Documenting distal deposits such as their distribution, grain size, and morphology also provides important field data for the ongoing efforts in building models that aim to accurately model ash fall.

Research interests in stratigraphy:

My research has largely been based in eastern Beringia, the unglaciated regions of Yukon and Alaska, which contain extensive deposits of aeolian deposited silts, known as loess.

Loess deposits are fascinating because of they are often linked to glacial cycles and are excellent paleoenvironmental archives. In Alaska these deposits can be as old at ~ 3 million years, providing one of the few records of terrestrial sedimentation for the entire Quaternary.

I am interested in the paleomagnetic characteristics, geochemistry, stratigraphy and sedimentology of these loess deposits and the insights into the Quaternary paleoenvironmental record of the north they provide.


I regularly teach EAS 100/201 in the Fall Semester and EAS 110 (Field School) and EAS 457 in the Winter.


Research opportunity on ice cores in the Canadian north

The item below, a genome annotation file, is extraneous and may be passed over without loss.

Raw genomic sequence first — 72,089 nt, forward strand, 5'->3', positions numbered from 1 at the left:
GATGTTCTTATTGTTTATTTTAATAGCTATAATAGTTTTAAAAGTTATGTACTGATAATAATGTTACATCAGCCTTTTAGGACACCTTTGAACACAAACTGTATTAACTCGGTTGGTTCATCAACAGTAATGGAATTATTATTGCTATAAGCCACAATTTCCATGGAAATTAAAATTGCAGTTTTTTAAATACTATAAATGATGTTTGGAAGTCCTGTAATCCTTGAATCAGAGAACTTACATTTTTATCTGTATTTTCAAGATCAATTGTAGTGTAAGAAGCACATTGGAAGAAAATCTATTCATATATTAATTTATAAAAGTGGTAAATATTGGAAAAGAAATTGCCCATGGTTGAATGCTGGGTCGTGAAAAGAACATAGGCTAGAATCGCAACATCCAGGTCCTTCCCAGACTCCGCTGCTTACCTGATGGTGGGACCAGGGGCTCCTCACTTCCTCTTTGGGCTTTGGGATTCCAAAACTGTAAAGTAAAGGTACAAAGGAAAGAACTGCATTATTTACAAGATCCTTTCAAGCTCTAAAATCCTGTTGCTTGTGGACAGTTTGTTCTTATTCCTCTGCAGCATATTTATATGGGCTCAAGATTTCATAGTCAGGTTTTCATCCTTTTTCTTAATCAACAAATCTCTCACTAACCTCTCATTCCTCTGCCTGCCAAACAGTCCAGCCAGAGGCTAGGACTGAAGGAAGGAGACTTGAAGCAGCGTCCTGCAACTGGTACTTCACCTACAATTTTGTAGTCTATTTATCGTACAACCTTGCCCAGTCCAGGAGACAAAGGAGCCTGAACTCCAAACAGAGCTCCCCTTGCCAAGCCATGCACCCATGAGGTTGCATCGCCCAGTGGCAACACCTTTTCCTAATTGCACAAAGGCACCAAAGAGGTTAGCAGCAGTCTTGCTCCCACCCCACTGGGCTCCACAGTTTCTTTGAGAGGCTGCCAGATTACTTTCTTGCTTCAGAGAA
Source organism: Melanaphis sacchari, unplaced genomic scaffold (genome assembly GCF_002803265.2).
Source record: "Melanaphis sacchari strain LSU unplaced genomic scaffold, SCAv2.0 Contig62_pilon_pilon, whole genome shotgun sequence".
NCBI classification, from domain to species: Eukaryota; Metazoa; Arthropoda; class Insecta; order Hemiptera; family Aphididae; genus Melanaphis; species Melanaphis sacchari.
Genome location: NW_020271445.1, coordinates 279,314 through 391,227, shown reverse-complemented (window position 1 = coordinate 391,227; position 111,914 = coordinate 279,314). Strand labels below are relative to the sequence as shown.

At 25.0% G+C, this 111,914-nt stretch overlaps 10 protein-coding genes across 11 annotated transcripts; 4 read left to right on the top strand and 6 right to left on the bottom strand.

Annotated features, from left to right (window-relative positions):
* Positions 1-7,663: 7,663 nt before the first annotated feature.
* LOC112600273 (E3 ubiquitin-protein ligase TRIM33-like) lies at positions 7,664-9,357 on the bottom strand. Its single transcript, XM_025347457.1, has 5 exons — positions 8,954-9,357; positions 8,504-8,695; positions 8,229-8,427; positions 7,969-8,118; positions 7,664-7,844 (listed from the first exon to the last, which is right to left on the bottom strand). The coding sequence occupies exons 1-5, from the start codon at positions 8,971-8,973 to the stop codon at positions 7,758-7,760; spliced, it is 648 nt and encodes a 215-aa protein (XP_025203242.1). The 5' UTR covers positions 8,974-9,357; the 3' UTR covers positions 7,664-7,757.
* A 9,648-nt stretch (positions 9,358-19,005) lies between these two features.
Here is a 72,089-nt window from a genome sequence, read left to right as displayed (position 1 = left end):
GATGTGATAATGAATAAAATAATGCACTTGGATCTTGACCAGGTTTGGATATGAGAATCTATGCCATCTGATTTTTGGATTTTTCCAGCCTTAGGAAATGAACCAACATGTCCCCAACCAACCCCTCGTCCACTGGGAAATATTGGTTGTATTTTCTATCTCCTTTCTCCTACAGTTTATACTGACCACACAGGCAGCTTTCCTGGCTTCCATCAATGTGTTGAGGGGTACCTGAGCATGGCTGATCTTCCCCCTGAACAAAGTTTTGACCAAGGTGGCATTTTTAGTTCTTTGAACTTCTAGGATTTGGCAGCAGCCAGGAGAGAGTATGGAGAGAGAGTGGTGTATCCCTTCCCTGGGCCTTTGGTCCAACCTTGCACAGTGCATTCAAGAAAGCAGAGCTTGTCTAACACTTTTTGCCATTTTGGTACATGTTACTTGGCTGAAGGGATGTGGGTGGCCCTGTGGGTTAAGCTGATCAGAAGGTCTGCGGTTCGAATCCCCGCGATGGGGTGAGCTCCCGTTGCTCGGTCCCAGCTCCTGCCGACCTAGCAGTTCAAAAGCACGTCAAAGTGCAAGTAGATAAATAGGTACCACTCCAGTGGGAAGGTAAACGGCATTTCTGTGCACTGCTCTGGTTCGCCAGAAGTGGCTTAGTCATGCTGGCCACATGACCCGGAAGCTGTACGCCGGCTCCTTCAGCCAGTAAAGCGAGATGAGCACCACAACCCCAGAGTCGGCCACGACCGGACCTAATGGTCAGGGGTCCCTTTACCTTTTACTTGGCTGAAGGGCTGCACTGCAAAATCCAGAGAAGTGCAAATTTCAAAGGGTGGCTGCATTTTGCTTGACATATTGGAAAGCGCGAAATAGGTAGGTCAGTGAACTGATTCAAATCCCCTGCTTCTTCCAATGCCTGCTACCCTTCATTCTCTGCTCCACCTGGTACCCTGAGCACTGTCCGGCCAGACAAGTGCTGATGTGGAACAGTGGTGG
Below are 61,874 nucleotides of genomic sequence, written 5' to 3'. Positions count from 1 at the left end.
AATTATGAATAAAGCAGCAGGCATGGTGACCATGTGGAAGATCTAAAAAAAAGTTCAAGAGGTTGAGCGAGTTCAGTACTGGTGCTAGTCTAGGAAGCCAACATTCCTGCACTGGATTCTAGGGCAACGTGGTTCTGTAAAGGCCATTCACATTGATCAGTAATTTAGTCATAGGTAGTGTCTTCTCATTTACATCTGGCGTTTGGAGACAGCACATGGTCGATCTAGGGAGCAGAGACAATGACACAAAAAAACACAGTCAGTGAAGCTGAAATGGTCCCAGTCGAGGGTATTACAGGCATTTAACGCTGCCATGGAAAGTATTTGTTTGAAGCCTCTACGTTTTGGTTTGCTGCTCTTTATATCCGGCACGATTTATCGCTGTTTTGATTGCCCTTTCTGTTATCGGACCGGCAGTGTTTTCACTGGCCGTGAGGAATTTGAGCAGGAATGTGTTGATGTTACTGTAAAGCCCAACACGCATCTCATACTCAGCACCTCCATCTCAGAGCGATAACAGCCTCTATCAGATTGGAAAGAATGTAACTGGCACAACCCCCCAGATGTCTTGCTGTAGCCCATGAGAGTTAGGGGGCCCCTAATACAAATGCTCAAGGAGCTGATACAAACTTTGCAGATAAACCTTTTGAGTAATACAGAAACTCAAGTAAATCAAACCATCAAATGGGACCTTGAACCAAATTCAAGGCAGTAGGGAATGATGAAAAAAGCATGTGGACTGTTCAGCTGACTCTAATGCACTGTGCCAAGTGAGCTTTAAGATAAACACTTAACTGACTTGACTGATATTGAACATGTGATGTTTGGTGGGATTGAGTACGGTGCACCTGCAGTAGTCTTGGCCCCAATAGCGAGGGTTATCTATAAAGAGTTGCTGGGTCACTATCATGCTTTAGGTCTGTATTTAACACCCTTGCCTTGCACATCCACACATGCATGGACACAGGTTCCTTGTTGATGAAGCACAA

What is the project?

We are looking for a PhD (although would consider a post-doctoral researcher or MSc) for a project focused on the record of volcanism in northern Canadian ice cores. The successful applicant will be part of the team analysing the new Mount Logan ice core drilled in the summer 2022. A major part of this project will be targeted sampling for cryptotephra to help develop the age model for the new core and link its environmental record to others in the region. The exact scope of the research will depend on the level the candidate is recruited at. Ideally, a PhD would also expand this work to archived ice cores in the Canadian Ice Core Laboratory (CICL). These High Arctic ice cores (from, for example, Penny, Prince of Wales and Devon ice caps) contain a large dataset of legacy palaeoenvironmental data that lack a strong chronological framework. Within this basic research context, the candidate will also have opportunities to develop this project in directions that follow their personal research interests.